– Chancellor’s death linked to job stress – Jun 25, 2006 – Chancellor’s death linked to job stress – Jun 25, 2006
Whoa, check that out. She jumped off a skyscraper.

This woman made some news last year by criticizing Lawrence Summers, president of Harvard, for daring to suggest that men and women may be biologically different. She also came under fire for hypocrisy . . . but Victor Davis Hanson says it so much better than I (note: this is longish, but well worth the read):

(Excerpted from Profiles in Diversity)
One of President Summers’s chief critics, Dr. Denice Denton, the newly-appointed Chancellor of the University of California, Santa Cruz, heralded Summers’s public humiliation as a “teachable moment.” As one president to another, she objected: “Here was this economist lecturing pompously [to] this room full of the country’s most accomplished scholars on women’s issues in science and engineering, and he kept saying things we had refuted in the first half of the day.”

But Chancellor Denton has her own shortcomings. They do not revolve around mere impromptu remarks, nor have they been trailed by public apologies and task forces. Yet in its own way her controversy goes to the heart of the same contemporary race-and-gender credo that governs the university, enjoying exemption from normal scrutiny and simple logic.

Before her arrival, Chancellor Denton arranged the creation of a special billet—ad hoc, unannounced, and closed to all applicants but one: Chancellor Denton’s live-in girlfriend of seven years, Gretchen Kalonji. Most recognize this as the sort of personal accommodation—old-boy networking, really—that Chancellor Denton presumably wishes to replace with affirmative action, thus ending backroom deals and crass nepotism.

But if race and gender—what we now refer to as “diversity”—are to be taken seriously, one wonders whether there was not a qualified African-American or Latina woman who could at least have been interviewed for the lucrative U.C. position. After all, Chancellor Denton herself praised U.C. Santa Cruz for its “celebration of diversity.” And earlier, she insisted that “it is really shocking to hear the president of Harvard make statements like that,” i.e., statements that ever-so-gently questioned the diversity shibboleth. Consider the reaction had President Summers arrived at a public, tax-supported university and arranged for his live-in girlfriend to have life-long employment in a specially-created job, complete with a subsidized move into a rent-free home.

And a six-figure salary: Gretchen Kalonji’s unusual position pays $192,000 a year. Now, it happens that Chancellor Denton—whose salary is $275,000—was granted $68,750 to subsidize the move into the rent-free University President’s House. But Kalonji, too, received a grant for expenses incurred during her “transition” to the Santa Cruz campus—$50,000, in fact.

The decision to pay $120,000 in public money for moving expenses to a couple with a combined salary of $467,000 can be defended, perhaps, but one group was certainly outraged: the university’s maintenance staff, secretaries, and blue-collar workers. U.C. Santa Cruz’s workers had not received a raise in three years. Yet in response to questions about her controversial partner accommodation–and the message that it sent to less-fortunate others on the campus—Chancellor Denton did not sound like a woman of the Left. “It’s a typical practice,” she explained in an interview with the local Santa Cruz Sentinel, “in the corporate world or academia.” As if turning for support to the suspect world of capitalism was not enough, Chancellor Denton also sought the sanctuary of victimhood, of someone at the mercy of red-state yahoos: “We got caught in the middle of national forces, gay marriage, red-state/blue-state issues and a state ruling. It’s a hot item right now, and it heightened the tension. I was kind of surprised at the San Francisco Chronicle coverage saying “lesbian lover.” It seemed more like a tabloid headline.”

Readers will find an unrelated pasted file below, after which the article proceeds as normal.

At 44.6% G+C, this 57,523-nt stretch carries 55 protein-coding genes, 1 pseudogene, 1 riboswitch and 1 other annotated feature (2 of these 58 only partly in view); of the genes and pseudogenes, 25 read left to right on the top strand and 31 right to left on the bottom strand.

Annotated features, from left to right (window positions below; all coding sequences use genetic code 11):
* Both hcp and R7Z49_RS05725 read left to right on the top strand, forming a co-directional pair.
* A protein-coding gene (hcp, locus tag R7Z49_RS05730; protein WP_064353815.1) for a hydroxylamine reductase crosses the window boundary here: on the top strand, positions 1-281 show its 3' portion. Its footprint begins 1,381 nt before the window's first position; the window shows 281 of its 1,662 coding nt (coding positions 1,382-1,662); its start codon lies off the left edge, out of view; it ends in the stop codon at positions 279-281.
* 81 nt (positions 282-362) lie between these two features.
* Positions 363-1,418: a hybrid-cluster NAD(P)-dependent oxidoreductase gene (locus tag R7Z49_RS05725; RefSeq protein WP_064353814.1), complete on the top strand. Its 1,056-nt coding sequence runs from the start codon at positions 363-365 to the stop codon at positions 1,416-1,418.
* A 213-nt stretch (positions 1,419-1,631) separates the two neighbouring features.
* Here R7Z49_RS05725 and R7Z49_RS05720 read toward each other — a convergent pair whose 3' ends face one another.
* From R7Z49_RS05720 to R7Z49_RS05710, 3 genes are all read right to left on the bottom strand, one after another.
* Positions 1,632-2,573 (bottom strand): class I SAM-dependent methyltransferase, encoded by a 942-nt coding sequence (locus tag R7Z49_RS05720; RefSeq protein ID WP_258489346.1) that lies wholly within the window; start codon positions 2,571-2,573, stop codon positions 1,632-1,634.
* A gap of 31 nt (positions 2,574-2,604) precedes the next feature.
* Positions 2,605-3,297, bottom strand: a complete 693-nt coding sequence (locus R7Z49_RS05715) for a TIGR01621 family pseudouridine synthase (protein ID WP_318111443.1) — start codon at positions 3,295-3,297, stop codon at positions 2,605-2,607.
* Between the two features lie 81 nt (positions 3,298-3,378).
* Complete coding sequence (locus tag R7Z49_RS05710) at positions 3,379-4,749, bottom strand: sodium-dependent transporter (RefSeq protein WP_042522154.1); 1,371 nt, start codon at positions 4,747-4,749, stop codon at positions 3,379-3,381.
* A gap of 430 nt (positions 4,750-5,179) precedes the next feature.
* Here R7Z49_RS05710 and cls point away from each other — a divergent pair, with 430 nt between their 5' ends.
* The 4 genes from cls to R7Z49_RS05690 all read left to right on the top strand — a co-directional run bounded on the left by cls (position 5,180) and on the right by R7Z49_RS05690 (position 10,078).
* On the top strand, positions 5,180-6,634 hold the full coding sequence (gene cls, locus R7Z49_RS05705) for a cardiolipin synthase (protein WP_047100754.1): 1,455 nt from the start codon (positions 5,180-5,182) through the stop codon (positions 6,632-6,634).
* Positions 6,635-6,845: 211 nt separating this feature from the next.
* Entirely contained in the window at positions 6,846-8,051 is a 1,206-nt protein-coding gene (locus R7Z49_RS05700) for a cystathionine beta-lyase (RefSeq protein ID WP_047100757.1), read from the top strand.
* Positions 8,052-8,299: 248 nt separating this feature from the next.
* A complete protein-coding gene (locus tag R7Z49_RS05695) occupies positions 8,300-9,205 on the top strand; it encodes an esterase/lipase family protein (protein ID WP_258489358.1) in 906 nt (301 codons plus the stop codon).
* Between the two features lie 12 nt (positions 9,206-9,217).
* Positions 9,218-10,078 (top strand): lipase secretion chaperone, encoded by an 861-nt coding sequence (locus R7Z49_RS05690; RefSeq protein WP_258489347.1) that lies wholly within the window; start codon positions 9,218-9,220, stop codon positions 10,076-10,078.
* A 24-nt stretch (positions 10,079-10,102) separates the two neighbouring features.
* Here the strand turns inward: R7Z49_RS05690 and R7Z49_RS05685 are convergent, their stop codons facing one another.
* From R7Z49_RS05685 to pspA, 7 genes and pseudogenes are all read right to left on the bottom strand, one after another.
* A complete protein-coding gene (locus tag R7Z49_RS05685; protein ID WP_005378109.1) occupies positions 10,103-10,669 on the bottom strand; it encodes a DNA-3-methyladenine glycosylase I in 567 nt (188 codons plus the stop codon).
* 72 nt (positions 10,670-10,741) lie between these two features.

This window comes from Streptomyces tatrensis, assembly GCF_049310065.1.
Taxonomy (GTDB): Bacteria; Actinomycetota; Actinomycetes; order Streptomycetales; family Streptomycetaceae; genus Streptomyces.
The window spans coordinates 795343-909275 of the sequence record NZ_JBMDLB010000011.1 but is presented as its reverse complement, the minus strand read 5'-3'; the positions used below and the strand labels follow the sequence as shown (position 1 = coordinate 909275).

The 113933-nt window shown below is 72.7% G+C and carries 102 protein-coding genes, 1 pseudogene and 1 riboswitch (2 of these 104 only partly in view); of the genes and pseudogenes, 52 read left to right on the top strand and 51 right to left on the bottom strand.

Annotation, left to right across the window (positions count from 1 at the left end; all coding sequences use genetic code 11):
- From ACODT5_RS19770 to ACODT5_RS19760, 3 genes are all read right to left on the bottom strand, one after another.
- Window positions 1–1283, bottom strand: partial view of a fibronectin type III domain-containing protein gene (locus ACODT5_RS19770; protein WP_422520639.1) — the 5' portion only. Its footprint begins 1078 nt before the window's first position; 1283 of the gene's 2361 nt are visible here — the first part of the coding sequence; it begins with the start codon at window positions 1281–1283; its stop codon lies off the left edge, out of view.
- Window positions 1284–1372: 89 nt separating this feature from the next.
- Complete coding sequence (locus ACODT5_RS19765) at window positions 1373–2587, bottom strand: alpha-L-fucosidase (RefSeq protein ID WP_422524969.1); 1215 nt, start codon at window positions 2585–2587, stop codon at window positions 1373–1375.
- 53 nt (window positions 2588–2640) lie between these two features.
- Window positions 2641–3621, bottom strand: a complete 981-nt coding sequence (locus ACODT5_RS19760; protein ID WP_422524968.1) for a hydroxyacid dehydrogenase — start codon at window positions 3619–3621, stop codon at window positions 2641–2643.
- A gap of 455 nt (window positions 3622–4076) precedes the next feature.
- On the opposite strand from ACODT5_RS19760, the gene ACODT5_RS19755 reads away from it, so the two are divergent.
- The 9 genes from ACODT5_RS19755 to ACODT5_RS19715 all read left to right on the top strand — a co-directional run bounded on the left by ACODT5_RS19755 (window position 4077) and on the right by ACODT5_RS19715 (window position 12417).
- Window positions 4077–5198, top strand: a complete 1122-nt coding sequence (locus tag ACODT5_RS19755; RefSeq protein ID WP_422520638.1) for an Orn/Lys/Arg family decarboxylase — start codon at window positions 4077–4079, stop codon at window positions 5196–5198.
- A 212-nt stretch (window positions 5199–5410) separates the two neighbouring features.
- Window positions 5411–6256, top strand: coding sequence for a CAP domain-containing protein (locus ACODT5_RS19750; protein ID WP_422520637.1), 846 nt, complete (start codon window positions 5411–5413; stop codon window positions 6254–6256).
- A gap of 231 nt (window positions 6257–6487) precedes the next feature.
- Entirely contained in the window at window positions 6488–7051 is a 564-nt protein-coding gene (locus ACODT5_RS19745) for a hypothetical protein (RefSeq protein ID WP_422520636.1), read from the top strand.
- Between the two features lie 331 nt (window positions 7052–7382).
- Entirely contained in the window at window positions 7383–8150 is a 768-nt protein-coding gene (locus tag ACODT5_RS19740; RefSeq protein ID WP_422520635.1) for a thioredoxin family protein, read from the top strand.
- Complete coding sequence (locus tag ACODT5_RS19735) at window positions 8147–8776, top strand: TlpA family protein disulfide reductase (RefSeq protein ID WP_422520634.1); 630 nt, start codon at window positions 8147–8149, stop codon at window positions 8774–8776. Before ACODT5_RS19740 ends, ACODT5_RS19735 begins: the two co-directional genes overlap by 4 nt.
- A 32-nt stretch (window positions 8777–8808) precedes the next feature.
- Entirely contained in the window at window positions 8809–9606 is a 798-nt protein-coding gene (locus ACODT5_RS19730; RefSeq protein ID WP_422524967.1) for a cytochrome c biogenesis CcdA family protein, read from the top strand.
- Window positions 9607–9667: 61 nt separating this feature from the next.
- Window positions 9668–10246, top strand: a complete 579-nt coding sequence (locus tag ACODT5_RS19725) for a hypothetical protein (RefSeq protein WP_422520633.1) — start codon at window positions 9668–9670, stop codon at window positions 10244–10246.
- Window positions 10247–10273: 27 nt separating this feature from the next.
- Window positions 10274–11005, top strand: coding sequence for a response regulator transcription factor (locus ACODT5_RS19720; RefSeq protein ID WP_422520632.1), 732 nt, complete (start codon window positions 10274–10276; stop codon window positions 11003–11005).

It proved impossible for a white male like Larry Summers to find shelter from the storm. But a gay woman had simply to ignore questions of social equity by playing the diversity-card herself–in addition to claiming corporate precedents for her own unusual perks. Aware of the growing controversy over the hire, Chancellor Denton returned to the mantra of diversity to explain her own decision to come to Santa Cruz. “The focus on diversity and social justice is important to me,” she emphasized to the Sentinel, recalling how she had spoken out against Summers’s remarks: “We need to address the issue of equity and access. It requires a cultural change and university presidents have to provide leadership.”

Gretchen Kalonji certainly had “access,” and Denton certainly provided “leadership” in assuring “equity” to her partner. Perhaps Kalonji’s hiring even resulted in the desired “cultural change.” But it is fortunate for Chancellor Denton that she does not share the politics of, say, Congressman Tom DeLay, who endured far more obloquy for hiring his wife, for far less money, to work on his congressional campaigns.


One Response to “ – Chancellor’s death linked to job stress – Jun 25, 2006”

  1. Mark Says:

    But is it art?

    Seriously, I don’t think I would be too depressed while being paid a $275,000 salary to talk smack and live in Santa Cruz.

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